Wednesday, 29 June 2011

Indietracks Interview

With just one month to go until Indietracks, the Indiepop Festival that takes places at Midland Railway Centre, we had a quick chat with Organiser Stuart Mackay about how the festival came to be...

What was the inspiration for creating Indietracks?

There wasn't really any inspiration, it was something that happened by chance, and if anything it was born out of laziness. After endless travelling around the country to shows I thought why not have the bands come to me?

What is your background; are you a musical type branching into business or a business man branching into music festivals?

Just a railway enthusiast who enjoys music!

With so many festivals taking place, especially smaller, niche festivals, how important is it for a festival to have a USP?

Don't know if we have a USP anywhere, is it something we should have? I guess I should investigate. Is it something that connects to a computer like a USB?

Indietracks has carved itself a rather ‘Twee / Indiepop’ space in the market. Do you think smaller niche festivals are the future, as opposed to massive events like Leeds Festival that try to please all the people all the time?

But we all have different tastes, the majority of the population have a broader musical taste and so bigger festivals suit them. There's always been niche events, blues festivals, country and western shows etc so we're not really starting anything new really.

It may seem a strange question, but how important is the actual music at a music festival? It seems that Indietracks works as hard to provide an exciting and comfortable atmosphere as it does on its lineup.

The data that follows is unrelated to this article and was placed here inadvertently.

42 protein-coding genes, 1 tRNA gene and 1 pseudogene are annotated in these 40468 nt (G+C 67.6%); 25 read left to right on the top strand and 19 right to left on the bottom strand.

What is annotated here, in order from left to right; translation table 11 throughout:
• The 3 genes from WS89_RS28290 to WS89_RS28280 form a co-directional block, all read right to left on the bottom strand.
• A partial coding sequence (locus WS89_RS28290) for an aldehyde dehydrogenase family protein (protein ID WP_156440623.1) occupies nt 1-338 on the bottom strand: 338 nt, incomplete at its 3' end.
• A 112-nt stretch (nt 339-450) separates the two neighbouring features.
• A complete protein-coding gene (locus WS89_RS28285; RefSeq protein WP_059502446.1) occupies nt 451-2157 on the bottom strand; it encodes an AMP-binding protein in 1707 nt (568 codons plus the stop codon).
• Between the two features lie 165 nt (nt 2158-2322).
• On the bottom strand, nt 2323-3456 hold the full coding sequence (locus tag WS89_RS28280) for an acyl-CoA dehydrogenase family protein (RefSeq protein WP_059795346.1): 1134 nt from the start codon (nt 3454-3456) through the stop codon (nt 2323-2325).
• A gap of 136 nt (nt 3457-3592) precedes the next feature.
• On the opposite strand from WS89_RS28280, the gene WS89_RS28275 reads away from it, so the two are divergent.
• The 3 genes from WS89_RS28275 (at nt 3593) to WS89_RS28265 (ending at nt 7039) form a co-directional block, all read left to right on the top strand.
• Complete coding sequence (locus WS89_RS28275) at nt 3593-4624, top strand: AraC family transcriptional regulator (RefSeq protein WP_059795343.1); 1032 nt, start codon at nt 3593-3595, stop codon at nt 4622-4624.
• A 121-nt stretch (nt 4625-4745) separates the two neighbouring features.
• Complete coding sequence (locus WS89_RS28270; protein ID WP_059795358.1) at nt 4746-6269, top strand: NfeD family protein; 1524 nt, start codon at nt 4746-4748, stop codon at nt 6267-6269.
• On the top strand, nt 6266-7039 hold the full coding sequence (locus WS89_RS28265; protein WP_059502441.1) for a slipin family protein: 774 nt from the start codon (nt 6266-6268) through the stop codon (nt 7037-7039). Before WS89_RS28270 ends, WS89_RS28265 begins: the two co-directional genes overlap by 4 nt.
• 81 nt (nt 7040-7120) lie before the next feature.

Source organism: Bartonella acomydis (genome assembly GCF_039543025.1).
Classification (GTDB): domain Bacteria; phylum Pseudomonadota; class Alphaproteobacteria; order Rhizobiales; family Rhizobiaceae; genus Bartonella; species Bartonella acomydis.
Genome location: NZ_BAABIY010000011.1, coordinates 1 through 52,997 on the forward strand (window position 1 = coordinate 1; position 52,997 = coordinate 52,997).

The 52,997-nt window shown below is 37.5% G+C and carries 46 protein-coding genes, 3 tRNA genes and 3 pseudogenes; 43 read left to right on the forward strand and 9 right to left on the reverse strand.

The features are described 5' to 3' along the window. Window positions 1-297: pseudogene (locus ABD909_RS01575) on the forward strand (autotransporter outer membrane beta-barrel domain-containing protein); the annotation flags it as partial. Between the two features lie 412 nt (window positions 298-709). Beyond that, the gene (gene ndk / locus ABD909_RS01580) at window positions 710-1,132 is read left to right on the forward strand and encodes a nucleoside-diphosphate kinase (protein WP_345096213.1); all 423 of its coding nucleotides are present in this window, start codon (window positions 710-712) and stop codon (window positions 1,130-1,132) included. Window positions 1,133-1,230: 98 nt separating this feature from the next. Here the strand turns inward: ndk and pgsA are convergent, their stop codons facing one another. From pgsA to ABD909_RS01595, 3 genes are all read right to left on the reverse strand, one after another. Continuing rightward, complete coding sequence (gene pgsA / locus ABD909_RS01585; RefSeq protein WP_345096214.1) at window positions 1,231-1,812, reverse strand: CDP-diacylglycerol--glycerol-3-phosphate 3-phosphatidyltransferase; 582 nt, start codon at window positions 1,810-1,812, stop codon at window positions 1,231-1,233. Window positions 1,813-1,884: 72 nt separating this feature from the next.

We don't really work hard to provide that atmosphere, it just happens. The audience brings it with them, it's just the nature of indiepop people. The music is important to us and we work hard to provide a balanced bill of old and new, big and small from home and abroad. But I know what you mean, the music isn't that important to some of the audience who'll spend a lot of the time not watching bands but just enjoy being there with so many like minded people.

Is previous business / organisational experience essential in organising a festival?

Seems not since I didn't have any, common sense should be all you need, you can seek out all the info you need quite easily. I tackled it by thinking what would I like/expect if I was to turn up at an event like this?

This year I have organised my first large scale festival. Is it normal to have sleepless nights worrying about the tiniest of details?!

Yep. All part of the fun!

With the current economic situation I am treating festivals such as Indietracks as my ‘holidays’ this year. Do you think that is a common view and has it helped you ride the financial storm at all?

Well it'd be a pleasing thought if people thought it was more important to give up proper holidays in favour of indietracks, but not sure how widespread it is.

Do you find the pressure of selling X amount of tickets, signing contracts and negotiating fees diminishes your love of the music and festivals in general?

Yes, dealing with booking agents and the commercialisation of the industry sucks, all they're interested in is how much money they can screw out of you. We have a capacity smaller (1,000) than regular touring venues, yet mention the word festival and all they see is pound signs in front of their eyes.

What has your proudest moment thus far been?

Getting Team Indietracks to tackle all the organisation, leaving me with just interviews to do :)

Indietracks was Rhubarb Bomb's festival of 2010:


More info on this years lineup (including Edwyn Collins!) can be found here:

Dean Freeman

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